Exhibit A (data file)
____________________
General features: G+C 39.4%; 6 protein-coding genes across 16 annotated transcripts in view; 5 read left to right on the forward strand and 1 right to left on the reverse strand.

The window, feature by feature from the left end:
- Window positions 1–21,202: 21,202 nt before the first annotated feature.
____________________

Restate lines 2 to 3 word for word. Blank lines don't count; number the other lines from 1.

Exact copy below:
The window, feature by feature from the left end:
- Window positions 1–21,202: 21,202 nt before the first annotated feature.